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Re: acl for cvs try II
Re: acl for cvs try II
Mon, 30 Jun 2003 14:46:25 -0500
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Edward Peschko wrote:
>On Sun, Jun 29, 2003 at 09:42:11PM -0500, Corey Minyard wrote:
>>Have you looked at my patch, at http://home.attbi.com/~minyard/? It's
>>been around for a while and is well tested, and implements full ACLs
>>(per directory, per file, and per branch) within CVS, and has a lot of
>well I wasn't aware of it before I started coding, but yeah I looked at it, it
>little bit more complicated/'batched up' than I wanted (ie: you've got other
>that don't relate to acl.) Also I wanted something simple, wasn't sure how
>easy to use
>your solution was.
Yes, it has a few other things, too. It's not terribly difficult to
use, but it may be difficult to use it to achieve what you want.
>Anyways, I'm not against your patches (ie: if they are the standard acl for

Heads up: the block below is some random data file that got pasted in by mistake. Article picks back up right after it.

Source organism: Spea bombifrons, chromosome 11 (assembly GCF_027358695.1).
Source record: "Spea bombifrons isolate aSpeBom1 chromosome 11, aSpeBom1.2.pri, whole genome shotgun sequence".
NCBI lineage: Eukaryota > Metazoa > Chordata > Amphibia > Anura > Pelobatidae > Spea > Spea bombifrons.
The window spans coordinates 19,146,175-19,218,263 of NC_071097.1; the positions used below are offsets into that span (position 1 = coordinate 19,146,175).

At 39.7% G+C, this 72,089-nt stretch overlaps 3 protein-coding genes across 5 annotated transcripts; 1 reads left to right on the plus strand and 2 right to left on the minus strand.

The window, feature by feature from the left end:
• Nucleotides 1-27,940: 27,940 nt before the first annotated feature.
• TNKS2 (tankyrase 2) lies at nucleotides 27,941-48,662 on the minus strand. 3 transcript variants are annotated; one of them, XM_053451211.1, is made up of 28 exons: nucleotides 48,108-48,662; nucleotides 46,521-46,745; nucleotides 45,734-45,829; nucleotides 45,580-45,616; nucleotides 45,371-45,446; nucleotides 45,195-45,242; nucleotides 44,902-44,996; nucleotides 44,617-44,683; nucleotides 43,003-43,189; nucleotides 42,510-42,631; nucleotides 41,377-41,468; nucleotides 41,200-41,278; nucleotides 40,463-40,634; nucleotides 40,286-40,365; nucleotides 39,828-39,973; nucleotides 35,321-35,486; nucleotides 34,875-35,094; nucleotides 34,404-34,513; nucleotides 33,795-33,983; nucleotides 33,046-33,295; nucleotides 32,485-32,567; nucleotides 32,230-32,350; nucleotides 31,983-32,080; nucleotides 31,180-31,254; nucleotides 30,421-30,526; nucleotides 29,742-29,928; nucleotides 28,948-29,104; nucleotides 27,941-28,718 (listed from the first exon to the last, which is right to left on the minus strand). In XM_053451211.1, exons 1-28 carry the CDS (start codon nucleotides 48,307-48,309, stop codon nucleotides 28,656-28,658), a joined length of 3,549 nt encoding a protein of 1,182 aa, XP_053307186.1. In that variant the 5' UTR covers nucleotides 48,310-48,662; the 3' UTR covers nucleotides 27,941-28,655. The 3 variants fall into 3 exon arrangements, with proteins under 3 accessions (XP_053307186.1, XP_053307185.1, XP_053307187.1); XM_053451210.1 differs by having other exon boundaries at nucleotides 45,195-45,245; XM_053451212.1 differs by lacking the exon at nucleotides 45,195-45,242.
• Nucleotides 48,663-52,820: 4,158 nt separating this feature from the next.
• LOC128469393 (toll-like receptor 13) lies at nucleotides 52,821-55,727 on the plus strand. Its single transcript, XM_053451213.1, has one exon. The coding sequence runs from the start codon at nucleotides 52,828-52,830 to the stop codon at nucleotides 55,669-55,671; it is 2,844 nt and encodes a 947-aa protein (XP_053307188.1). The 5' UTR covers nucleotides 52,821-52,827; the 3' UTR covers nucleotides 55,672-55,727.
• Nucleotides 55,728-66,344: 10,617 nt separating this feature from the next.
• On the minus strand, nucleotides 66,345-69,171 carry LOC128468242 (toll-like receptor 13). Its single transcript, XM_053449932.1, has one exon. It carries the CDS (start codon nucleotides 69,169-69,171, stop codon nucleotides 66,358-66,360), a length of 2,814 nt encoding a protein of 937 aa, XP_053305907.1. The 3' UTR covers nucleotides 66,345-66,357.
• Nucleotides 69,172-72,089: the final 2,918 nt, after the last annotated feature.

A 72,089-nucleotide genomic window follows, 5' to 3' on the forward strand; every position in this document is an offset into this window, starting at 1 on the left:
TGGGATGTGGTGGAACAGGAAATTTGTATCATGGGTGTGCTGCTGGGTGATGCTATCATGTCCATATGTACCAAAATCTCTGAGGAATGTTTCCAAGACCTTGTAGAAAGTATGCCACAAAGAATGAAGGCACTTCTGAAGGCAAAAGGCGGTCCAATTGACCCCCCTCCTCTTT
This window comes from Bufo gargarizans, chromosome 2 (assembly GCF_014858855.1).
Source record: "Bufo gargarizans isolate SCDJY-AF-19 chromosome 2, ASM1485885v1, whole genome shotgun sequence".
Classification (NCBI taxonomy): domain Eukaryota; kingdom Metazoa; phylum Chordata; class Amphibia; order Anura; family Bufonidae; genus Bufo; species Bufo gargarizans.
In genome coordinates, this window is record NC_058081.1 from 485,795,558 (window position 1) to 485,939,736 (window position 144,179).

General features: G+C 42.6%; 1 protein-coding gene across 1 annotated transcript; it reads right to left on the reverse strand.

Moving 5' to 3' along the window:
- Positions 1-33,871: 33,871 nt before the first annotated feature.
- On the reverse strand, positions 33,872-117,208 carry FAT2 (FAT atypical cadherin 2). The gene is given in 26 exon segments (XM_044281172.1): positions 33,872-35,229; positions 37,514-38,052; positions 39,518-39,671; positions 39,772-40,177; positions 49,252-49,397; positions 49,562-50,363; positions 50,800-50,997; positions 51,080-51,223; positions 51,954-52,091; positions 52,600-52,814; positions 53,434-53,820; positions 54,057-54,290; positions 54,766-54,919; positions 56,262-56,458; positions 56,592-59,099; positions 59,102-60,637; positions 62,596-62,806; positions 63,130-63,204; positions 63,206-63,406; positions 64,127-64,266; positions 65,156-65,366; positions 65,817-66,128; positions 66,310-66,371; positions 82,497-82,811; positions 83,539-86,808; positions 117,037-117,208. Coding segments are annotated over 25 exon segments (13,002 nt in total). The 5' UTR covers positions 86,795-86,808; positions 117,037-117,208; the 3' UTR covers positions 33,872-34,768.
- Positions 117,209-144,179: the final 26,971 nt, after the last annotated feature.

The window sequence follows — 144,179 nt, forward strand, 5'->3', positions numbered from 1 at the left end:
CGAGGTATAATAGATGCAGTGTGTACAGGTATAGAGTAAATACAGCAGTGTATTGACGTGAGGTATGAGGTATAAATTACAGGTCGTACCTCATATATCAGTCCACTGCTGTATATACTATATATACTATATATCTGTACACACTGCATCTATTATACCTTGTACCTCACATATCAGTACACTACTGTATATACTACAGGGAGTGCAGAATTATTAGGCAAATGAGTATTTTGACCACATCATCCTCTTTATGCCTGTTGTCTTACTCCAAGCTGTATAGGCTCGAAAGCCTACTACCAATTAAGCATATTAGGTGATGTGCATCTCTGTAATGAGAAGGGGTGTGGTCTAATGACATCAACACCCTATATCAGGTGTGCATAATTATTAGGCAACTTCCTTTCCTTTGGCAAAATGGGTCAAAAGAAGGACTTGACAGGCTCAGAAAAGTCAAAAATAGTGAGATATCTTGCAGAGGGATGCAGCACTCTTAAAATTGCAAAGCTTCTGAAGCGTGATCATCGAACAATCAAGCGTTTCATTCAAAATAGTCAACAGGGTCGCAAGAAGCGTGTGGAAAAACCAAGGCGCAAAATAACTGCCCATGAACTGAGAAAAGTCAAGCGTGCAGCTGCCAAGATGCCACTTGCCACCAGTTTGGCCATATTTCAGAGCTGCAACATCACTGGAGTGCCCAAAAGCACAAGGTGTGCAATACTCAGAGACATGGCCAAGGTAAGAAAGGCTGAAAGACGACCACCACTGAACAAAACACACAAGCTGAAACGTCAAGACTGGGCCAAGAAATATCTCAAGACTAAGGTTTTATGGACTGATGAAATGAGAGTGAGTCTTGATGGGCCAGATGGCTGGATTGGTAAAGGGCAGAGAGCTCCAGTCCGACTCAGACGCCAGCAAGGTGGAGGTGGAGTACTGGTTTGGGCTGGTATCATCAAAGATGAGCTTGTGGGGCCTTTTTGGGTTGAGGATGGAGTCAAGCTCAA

>cvs, I'd be
>more than happy to use them), but I had a couple of questions:
> 1) is your acl mechanism backwards compatible with existing cvs
Yes. You can't do ACL operations, obviously, but the ACLs are enforced.
> 2) how do you use your acl?
Each directory has an owner and a set of permissions. The owner (or an
admin) can set the permissions for directory/files/branches or assign a
new owner for the directory. Permissions can also propigate directories
(you can assign them at a base directory and with a command-line option
to the server have the propigate to subdirectories. propigation can
also be blocked).
Maintenance of ACLs is through new CVS commands.
It is not centralized, though.
>#1 is key for me - I need something where I don't need to download a new
>everyone who wants to use ACL. #2 is pretty important too - I want something
>one file that I can check and see at a glance who has access to what. If #1
>and #2 holds
>for your patch, then like I said I'd be more than happy to use it.
For single file centralized access that the users don't have control
over, I believe you could easily set up a shell script to handle that.
No need to modify CVS. I've never done it, but if that's what you want,
I'd recommend trying the shell-script approach. It will be easier to
maintain in the long-term.